Do you miss your grandkids, want to work part-time, and need to know if you can retire in 5 years? Are you really serious about doing that trip around the world, but wondering if you can really afford it? Are you getting killed on taxes? Do you suspect there might be another way to reduce them, but you just don’t know how? Do you want to retire early, but worry about health insurance, getting employed again—if needed, and what your parents will think?
Why are we really doing this?
#2: An action checklist with verbs
What do you really need to understand, review, do, decide, analyze, or reallocate? Financial planning is doing. Not just talking. We do things. I can execute some, but you also need to execute some on your side.
What is the most urgent and important today? What deadlines do we have? What is related that needs to be timed just right?
Write it out.
I have clients who are retired military special operations, and attack these action checklists like a 3:00 A.M. Taliban firefight to the next bunker. Other clients are more leisurely, like they’re having a five-course meal. It’s all good with me, but we both need to know what to do, and when it needs to be done by, and when it needs to get done by.
#3: Recommendations are backed up with detailed qualitative and quantitative analysis
Without research and rigor, let’s just call it what it really is: Data entry.
Let me give you an example at MARGIN.
A client’s former advisor kept going on and on about why he needed to keep his very expensive whole life polices: returns, cashflow, death benefits, taxes, and guaranteed income.
Instead of just saying, “No, they are terrible, get rid of ‘em,” I went topic by topic and laid out my analysis. Plus, I know how these whole life guys play fast with the numbers, so I wanted to come locked and loaded with my analysis:
These ass(umptions) happen all the time. Things people think are true… often aren’t. Still, people profess them without doing research to understand the assumptions.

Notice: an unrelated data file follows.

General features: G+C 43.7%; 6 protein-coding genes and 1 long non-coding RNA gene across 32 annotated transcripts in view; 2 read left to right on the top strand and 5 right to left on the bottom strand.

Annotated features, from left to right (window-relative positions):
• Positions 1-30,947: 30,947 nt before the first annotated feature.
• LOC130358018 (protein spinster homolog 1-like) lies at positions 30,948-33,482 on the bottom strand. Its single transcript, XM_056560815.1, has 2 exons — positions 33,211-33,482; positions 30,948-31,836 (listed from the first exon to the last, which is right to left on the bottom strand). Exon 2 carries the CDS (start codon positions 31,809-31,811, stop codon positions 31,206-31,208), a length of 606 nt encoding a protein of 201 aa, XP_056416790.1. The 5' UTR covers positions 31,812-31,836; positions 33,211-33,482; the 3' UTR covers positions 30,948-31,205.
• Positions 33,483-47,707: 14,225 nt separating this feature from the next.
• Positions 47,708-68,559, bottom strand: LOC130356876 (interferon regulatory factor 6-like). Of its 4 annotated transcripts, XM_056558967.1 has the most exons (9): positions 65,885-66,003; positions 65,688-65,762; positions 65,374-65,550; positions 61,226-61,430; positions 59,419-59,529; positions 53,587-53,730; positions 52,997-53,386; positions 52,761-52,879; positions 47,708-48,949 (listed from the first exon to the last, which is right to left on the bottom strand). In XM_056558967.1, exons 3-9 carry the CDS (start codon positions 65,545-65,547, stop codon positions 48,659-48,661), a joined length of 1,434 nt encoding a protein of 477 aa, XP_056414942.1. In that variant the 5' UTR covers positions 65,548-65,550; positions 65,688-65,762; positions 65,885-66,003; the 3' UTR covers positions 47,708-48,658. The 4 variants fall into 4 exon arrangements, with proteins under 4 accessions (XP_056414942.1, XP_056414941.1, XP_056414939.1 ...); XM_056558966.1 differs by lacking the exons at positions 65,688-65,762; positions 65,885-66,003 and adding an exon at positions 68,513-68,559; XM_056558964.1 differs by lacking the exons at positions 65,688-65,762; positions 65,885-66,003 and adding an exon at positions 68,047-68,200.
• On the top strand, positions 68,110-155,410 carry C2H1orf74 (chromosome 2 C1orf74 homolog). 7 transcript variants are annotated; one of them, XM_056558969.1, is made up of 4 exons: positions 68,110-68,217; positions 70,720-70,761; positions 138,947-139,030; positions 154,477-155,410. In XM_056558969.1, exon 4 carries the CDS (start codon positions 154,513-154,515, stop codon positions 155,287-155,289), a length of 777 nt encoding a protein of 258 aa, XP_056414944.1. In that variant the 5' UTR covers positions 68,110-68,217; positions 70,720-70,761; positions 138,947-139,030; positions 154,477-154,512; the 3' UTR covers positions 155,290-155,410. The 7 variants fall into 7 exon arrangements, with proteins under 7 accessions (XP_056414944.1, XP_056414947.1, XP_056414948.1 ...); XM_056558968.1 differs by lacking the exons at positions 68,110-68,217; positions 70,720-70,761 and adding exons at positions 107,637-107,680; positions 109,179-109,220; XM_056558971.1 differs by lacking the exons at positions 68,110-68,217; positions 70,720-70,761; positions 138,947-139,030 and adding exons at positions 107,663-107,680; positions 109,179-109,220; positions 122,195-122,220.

Even other professionals default to past assumptions.
Once, a CPA I was trying to work with told my client that 401(k)s versus a SEP IRA are loaded with fees, have too many tax forms, and that I clearly didn’t know what I was talking about. $50,000 a year later in overpayment of contributions and lack of tax benefits, we had a different result. The CPA’s assumptions didn’t prove right after we did a thorough trade-off analysis.
#4: More than a print-out from a black box
You can’t just use one planning tool, or a dashboard. Black boxes are full of assumptions. A lot of times they can create overconfidence, or skew “the analysis,” because you need multiple lenses to dissect a financial challenge. Not just a mote carlo probability of sucess print-off, as these vary greatly by firm.
A black box can also be manipulated by “advisors.” It’s not fun to report, but rosier or non-sensical pictures of your financial situation can be used to win business by manipulating assumptions within the black box. Yes. I’ve seen it at times when clients bring me print-offs. Things don’t add up.
Plus, these new-age planning tools leave huge gaps in many different areas. Software misses without internal checklists, and connecting many unique one-offs in other important planning topics. If you just hand over a print-off, you are preparing clients for a white belt test breaking boards in Karate instead of a street fight where risks lurk around every corner ready to take their wallet.
Yes, I still use planning software, but blindly following autopilot can create an emergency landing if you really don’t understand how to actually fly the plane, or use it as a crutch. I use other methods, models, and research, so I can use as many tools as we need.
Insist on value: Request personalized written recommendations
When I presented my written recommendations in my financial plan to a local financial advisor, he took one look and just blurted out:
“Wow!!! Eric that looks like it takes you a looooot of time…You really do that for every client?”
I was silent.
If you are not getting a highly personalized, rigorous, written plan with recommendations and alternatives… that’s expensive lip service.
And, most likely, the best advice you never received. If you’re interested in joining the MARGIN community, of course, we’ll review a sample plan together before we decide whether it’s a great mutual fit.